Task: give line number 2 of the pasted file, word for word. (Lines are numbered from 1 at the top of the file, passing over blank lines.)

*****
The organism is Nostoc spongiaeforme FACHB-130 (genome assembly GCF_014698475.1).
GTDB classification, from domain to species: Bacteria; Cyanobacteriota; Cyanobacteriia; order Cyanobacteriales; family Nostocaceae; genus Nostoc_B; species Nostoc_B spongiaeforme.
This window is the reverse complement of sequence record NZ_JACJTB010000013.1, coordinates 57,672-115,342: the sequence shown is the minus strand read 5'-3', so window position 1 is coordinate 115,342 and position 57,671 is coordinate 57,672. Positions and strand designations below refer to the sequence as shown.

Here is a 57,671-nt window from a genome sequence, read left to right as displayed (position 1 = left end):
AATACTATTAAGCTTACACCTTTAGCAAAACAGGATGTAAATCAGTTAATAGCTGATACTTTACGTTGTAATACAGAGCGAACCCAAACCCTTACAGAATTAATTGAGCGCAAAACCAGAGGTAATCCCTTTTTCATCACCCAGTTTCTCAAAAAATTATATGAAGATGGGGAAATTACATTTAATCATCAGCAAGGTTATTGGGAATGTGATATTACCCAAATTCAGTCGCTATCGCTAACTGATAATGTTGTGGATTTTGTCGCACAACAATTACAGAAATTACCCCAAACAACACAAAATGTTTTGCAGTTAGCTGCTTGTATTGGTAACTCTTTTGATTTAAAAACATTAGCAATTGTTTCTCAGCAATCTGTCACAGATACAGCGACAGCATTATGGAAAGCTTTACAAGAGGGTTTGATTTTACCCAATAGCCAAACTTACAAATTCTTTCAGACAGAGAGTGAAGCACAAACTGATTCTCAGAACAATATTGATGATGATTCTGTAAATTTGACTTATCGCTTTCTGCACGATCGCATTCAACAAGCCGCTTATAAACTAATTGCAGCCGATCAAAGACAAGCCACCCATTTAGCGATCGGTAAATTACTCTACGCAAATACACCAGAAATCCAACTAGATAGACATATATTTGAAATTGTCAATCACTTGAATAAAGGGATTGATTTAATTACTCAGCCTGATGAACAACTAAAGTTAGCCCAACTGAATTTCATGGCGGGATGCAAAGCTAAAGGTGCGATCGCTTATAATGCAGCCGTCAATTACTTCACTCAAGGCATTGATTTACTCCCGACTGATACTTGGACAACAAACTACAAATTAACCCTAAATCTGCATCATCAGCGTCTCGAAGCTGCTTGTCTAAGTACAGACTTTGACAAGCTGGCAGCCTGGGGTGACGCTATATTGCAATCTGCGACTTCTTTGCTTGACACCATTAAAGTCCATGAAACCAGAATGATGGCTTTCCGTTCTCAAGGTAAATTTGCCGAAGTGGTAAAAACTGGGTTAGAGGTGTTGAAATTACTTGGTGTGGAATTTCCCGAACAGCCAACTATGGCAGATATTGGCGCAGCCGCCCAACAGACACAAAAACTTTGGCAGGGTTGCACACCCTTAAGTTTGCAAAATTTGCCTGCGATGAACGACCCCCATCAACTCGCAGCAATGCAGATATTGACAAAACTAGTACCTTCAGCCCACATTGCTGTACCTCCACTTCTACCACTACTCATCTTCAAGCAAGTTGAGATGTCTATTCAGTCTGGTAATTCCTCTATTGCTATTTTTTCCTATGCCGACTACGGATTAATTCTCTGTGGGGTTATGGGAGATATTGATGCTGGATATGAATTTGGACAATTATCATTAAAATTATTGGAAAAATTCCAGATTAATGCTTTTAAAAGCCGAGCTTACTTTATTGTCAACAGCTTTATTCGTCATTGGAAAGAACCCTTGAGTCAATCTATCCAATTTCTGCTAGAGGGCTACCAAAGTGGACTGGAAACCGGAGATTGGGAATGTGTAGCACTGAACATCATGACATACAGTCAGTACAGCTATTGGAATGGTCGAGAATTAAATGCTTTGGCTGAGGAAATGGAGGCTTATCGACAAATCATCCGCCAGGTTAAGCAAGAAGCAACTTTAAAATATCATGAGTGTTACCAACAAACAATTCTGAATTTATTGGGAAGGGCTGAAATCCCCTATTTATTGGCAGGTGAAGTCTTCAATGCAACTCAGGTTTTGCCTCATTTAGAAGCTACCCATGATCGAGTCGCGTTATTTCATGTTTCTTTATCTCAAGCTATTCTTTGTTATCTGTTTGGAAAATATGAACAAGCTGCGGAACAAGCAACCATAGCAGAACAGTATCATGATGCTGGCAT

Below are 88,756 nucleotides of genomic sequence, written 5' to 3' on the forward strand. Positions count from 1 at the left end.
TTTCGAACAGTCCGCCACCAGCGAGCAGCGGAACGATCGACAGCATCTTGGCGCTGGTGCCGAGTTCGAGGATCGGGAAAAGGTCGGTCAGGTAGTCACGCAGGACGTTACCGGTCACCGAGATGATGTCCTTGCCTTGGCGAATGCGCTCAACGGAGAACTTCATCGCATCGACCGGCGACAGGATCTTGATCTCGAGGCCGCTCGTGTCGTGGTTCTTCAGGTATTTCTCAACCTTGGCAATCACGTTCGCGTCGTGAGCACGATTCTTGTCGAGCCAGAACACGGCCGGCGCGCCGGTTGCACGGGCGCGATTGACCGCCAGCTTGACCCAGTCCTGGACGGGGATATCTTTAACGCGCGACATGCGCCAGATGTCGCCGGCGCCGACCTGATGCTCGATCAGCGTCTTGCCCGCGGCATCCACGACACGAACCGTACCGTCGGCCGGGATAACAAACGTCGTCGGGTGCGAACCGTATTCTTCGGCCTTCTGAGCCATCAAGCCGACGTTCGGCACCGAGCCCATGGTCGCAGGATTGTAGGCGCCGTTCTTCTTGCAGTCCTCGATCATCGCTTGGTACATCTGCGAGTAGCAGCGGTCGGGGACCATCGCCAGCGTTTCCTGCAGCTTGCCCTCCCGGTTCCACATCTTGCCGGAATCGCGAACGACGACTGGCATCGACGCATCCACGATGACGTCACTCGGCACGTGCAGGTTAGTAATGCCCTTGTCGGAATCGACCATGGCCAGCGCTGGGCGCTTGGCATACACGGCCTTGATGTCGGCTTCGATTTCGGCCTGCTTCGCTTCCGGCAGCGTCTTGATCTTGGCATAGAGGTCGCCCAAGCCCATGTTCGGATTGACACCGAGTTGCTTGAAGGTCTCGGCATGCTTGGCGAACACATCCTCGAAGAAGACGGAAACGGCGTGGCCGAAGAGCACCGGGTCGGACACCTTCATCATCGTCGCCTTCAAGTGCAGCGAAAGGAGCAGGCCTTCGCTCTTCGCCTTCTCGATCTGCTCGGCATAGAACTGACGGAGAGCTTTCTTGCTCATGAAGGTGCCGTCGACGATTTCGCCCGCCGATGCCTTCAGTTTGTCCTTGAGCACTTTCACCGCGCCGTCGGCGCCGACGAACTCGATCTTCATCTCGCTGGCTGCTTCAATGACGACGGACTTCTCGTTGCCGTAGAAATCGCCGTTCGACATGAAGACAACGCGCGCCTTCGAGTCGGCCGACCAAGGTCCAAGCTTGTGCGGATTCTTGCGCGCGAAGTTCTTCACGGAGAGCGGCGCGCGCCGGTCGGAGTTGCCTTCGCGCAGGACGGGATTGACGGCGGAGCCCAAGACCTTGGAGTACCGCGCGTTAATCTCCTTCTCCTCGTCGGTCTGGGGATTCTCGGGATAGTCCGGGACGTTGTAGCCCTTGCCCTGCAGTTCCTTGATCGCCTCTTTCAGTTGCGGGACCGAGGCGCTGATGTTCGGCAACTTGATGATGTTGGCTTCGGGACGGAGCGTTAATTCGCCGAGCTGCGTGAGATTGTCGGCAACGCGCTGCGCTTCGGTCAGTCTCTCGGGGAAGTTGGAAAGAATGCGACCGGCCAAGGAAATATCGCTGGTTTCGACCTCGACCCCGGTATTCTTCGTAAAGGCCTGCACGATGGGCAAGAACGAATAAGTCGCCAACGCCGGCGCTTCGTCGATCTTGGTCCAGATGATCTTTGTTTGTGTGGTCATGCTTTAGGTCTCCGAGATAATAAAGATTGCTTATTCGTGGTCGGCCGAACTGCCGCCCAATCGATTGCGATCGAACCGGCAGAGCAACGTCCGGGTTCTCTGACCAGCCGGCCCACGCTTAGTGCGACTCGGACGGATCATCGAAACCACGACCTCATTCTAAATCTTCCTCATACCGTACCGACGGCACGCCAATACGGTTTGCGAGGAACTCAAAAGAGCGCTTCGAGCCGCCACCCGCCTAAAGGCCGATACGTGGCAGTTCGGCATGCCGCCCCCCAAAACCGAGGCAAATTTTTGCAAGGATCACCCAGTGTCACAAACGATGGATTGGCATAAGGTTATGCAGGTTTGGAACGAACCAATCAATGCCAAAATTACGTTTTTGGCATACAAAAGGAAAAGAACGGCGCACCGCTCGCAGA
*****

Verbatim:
GTDB classification, from domain to species: Bacteria; Cyanobacteriota; Cyanobacteriia; order Cyanobacteriales; family Nostocaceae; genus Nostoc_B; species Nostoc_B spongiaeforme.